With simmering tensions between Ethiopia and Egypt on the rise as a result of it’s Grand Renaissance dam project on the River Nile, the Ethiopian military is seeking to ramp up it’s aerospace capacity particularly in the transport domain.
The Ethiopian military is believed to have entered talks with France for the procurement of helicopters, missiles, UAVs and aircrafts. A copy of a letter Ethiopian Prime Minister Abiy Ahmed Ali apparently sent to French President Emmanuel Macron was published by Le Point International in November last year. The letter suggests that in line with Ethiopia’s drive to bolster it’s Air Force,
In the letter, dated 22 July 2019, quotes Ali as saying, “I kindly request your support in facilitating a long-term loan through which Ethiopia will be able to procure transport and multi-role helicopters, multi-role transport airplanes, fighter helicopters, multi-role fighter aircraft, strategic and operational unmanned air vehicles/drones, strategic missile complex systems, and electronic jamming resilience capability systems. These procurements also require capacity building of pilots and technicians that will operate the equipment.”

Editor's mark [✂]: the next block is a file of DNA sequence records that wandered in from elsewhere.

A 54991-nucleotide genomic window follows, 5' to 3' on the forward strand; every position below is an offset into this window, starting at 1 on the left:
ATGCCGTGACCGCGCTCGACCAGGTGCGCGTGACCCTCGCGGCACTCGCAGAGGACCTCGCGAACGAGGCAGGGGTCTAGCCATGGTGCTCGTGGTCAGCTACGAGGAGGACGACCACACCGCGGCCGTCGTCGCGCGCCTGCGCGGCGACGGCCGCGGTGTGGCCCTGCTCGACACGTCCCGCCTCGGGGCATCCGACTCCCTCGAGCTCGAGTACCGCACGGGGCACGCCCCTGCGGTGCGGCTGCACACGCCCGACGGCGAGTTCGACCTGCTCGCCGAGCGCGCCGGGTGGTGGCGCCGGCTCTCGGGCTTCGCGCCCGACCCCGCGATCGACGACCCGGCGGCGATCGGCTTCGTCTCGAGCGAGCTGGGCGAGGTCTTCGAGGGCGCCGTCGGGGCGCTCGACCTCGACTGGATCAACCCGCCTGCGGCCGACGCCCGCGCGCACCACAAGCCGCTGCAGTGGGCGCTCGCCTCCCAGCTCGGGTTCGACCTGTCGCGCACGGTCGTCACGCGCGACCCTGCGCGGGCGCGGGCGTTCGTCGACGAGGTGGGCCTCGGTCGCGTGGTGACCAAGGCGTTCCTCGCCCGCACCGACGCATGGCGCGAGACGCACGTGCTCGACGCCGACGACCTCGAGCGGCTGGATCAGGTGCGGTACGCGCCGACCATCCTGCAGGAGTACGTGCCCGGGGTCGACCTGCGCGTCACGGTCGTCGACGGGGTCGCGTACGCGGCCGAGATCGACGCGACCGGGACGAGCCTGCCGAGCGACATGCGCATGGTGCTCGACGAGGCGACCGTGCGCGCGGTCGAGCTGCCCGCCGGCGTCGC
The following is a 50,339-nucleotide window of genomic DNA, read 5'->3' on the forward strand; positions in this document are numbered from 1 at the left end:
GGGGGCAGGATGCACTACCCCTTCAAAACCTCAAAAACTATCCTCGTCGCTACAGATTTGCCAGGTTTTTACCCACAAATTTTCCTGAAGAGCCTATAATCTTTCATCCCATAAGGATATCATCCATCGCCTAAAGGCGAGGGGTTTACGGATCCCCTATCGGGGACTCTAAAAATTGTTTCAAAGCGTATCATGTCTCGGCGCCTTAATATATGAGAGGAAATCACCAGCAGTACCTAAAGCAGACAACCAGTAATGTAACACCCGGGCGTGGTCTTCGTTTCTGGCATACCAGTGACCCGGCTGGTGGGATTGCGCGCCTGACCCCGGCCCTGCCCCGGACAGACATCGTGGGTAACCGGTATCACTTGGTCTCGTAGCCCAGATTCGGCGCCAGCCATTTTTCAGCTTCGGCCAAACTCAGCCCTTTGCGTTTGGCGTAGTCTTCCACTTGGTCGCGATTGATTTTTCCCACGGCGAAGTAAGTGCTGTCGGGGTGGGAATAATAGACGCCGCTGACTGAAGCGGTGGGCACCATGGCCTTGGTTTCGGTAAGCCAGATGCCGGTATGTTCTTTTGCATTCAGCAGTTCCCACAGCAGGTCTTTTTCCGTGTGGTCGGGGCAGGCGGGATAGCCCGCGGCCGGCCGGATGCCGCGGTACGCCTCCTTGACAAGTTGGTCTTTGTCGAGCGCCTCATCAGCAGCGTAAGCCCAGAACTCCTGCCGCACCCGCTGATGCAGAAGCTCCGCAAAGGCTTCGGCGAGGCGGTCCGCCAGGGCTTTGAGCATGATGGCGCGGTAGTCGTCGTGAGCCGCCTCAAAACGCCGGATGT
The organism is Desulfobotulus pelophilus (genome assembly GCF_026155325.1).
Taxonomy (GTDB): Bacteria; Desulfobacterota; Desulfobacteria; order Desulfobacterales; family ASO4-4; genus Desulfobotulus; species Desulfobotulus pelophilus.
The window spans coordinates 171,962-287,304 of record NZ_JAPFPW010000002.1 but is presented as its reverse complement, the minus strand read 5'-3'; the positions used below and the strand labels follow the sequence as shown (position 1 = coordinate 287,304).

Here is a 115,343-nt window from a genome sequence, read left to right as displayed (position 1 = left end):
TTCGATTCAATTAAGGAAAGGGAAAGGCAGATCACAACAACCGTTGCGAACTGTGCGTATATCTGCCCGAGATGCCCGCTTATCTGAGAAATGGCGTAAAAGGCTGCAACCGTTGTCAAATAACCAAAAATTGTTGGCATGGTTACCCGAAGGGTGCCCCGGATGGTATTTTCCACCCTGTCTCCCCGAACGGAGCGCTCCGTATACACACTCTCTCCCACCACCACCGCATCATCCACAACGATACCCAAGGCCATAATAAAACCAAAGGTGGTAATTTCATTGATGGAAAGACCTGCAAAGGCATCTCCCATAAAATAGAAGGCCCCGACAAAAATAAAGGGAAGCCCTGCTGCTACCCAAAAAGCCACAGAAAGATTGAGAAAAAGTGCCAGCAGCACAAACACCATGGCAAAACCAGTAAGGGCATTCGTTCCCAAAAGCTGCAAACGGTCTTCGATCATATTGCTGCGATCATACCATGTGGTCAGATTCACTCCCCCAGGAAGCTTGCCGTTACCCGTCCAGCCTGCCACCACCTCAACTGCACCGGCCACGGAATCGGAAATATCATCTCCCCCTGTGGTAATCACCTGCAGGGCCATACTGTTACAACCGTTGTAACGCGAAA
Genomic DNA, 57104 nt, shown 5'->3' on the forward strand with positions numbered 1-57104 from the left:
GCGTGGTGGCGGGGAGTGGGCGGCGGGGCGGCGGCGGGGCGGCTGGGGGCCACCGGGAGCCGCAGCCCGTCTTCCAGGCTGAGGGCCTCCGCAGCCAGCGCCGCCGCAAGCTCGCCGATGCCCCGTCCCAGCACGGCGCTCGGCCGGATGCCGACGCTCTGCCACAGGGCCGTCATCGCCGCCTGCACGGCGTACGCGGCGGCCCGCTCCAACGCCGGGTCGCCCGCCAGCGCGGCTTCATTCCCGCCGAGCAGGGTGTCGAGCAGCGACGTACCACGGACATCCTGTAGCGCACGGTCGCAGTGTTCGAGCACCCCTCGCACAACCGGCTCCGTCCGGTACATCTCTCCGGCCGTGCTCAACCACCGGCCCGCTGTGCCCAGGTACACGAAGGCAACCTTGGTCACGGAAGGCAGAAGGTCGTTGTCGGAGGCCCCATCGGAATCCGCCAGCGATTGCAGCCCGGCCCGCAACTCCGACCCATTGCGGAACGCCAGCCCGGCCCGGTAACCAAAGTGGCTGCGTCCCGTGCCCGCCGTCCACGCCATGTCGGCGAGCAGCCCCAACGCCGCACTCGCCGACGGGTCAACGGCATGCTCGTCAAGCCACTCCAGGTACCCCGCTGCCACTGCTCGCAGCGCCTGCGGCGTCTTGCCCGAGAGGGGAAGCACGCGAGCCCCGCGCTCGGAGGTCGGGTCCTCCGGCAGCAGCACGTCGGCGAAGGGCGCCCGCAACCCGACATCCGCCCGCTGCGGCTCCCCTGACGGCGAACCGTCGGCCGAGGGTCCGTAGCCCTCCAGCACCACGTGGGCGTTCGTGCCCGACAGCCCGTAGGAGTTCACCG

The letter mentioned the procurement of six 12-ton class transport helicopters such as the H225, the procurement of six H125M and H145M multi-role helicopters, and the procurement of two multi-role transport aircraft such as the C295.
The letter also mentioned the procurement of six Tiger HAD attack helicopters, twelve fighter jets (such as the Mirage 2000/N/D or Rafale), the procurement of six UAVs (Dassault nEUROns), thirty medium range intercontinental ballistic missiles (M51.1/M51.2/M51.3), jammers, electronic countermeasures and other related systems.
Ethiopia, Egypt, and Sudan have been engaged in a decade-long dispute over waters from the River Nile, which Ethiopia began building a massive 6.4-GW Grand Ethiopian Renaissance Dam (GERD).
According to the Ethiopian Office of the Prime Minister, Ethiopia is scheduled to begin filling the GERD reservoir on the Blue Nile—a significant Nile tributary—within the next two weeks, “during which the remaining construction work will continue.”
The project has attracted several criticism from all the parties involved, in a United Nations Security Council meeting held on June 18, Egyptian Foreign Minister Sameh Shoukry said the Security Council’s involvement is “necessary,” because the “eventuality” of any unilateral action by Ethiopia to begin filling the dam without a legally binding agreement under international law “represents a serious threat to international peace and security.”